TOKYO (Kyodo) — Japan will halt the process of deploying the Aegis Ashore land-based missile defense system in the country, Defense Minister Taro Kono said Monday, citing costs and technical issues.
Kono abruptly disclosed the suspension when he met the press, adding that he informed Prime Minister Shinzo Abe of the decision on Friday. The U.S.-developed missile defense system was expected to go into operation in fiscal 2025 at the earliest.
The Japanese government decided in 2017 to deploy two batteries to boost its capability to counter the threat of North Korean ballistic missiles.
They were to supplement the Maritime Self-Defense Force’s Aegis-equipped destroyers, with one candidate site in the northeastern prefecture of Akita and the other in the western prefecture of Yamaguchi.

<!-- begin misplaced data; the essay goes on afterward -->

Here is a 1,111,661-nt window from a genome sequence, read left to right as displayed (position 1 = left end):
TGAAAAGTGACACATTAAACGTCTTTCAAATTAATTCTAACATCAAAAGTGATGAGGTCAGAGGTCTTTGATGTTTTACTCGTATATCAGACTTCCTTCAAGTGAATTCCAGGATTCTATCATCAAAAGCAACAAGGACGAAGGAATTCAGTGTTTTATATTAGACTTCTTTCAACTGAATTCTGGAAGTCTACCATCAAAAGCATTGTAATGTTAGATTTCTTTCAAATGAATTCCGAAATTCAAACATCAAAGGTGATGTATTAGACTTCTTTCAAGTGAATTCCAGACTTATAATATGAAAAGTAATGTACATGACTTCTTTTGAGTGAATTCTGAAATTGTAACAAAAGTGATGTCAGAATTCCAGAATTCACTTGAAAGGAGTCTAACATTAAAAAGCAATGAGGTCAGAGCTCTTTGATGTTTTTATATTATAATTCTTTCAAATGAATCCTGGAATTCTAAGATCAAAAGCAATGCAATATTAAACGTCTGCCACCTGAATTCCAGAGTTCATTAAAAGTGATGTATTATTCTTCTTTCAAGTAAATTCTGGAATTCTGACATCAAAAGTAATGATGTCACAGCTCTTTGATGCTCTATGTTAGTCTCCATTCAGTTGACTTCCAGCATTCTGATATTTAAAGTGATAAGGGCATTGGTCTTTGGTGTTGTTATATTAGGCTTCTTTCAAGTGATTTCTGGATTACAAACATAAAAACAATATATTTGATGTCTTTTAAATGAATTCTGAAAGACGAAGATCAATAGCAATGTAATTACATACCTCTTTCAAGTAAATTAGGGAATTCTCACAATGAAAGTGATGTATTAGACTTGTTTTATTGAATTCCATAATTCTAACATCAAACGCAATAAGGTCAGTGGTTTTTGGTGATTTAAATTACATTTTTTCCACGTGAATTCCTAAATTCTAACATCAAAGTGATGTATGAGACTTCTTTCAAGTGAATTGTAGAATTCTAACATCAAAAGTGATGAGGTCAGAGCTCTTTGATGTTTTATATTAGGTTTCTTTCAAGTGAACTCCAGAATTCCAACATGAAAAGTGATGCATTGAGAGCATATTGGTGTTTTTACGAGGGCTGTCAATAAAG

“For the time being, we’ll maintain our capability of missile defense by Aegis-equipped destroyers,” Kono said.
The deployment plan was unpopular with residents concerned about the health effects of electromagnetic waves emitted by the Aegis Ashore’s radar, as well as the possibility of their communities becoming a target in an armed conflict.
The Defense Ministry was also found to have conducted an erroneous geographical survey to select Akita’s Araya district as the hosting site.
Faced with criticism, the government decided to redo geographical assessments at 20 potential sites in the northeastern region of Tohoku, including Araya.
It had aimed to come up with fresh survey results by March 20, but the schedule has been repeatedly pushed back due to the outbreak of the novel coronavirus.